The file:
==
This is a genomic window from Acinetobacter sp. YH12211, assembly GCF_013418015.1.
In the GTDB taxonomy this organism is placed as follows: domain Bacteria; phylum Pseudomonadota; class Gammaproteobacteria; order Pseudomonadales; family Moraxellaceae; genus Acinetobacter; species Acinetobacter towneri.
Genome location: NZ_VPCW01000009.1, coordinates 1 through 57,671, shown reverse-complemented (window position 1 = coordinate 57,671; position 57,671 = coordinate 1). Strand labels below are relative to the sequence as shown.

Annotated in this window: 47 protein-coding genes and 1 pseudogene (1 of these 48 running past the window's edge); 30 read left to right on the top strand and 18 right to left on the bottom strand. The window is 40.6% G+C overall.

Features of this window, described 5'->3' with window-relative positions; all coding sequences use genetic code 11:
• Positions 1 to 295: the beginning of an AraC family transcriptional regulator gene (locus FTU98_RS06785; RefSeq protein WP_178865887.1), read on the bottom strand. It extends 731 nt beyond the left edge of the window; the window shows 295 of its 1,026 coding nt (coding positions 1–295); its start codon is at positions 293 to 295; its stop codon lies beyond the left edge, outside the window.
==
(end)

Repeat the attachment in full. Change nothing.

This is a genomic window from Acinetobacter sp. YH12211, assembly GCF_013418015.1.
In the GTDB taxonomy this organism is placed as follows: domain Bacteria; phylum Pseudomonadota; class Gammaproteobacteria; order Pseudomonadales; family Moraxellaceae; genus Acinetobacter; species Acinetobacter towneri.
Genome location: NZ_VPCW01000009.1, coordinates 1 through 57,671, shown reverse-complemented (window position 1 = coordinate 57,671; position 57,671 = coordinate 1). Strand labels below are relative to the sequence as shown.

Annotated in this window: 47 protein-coding genes and 1 pseudogene (1 of these 48 running past the window's edge); 30 read left to right on the top strand and 18 right to left on the bottom strand. The window is 40.6% G+C overall.

Features of this window, described 5'->3' with window-relative positions; all coding sequences use genetic code 11:
• Positions 1 to 295: the beginning of an AraC family transcriptional regulator gene (locus FTU98_RS06785; RefSeq protein WP_178865887.1), read on the bottom strand. It extends 731 nt beyond the left edge of the window; the window shows 295 of its 1,026 coding nt (coding positions 1–295); its start codon is at positions 293 to 295; its stop codon lies beyond the left edge, outside the window.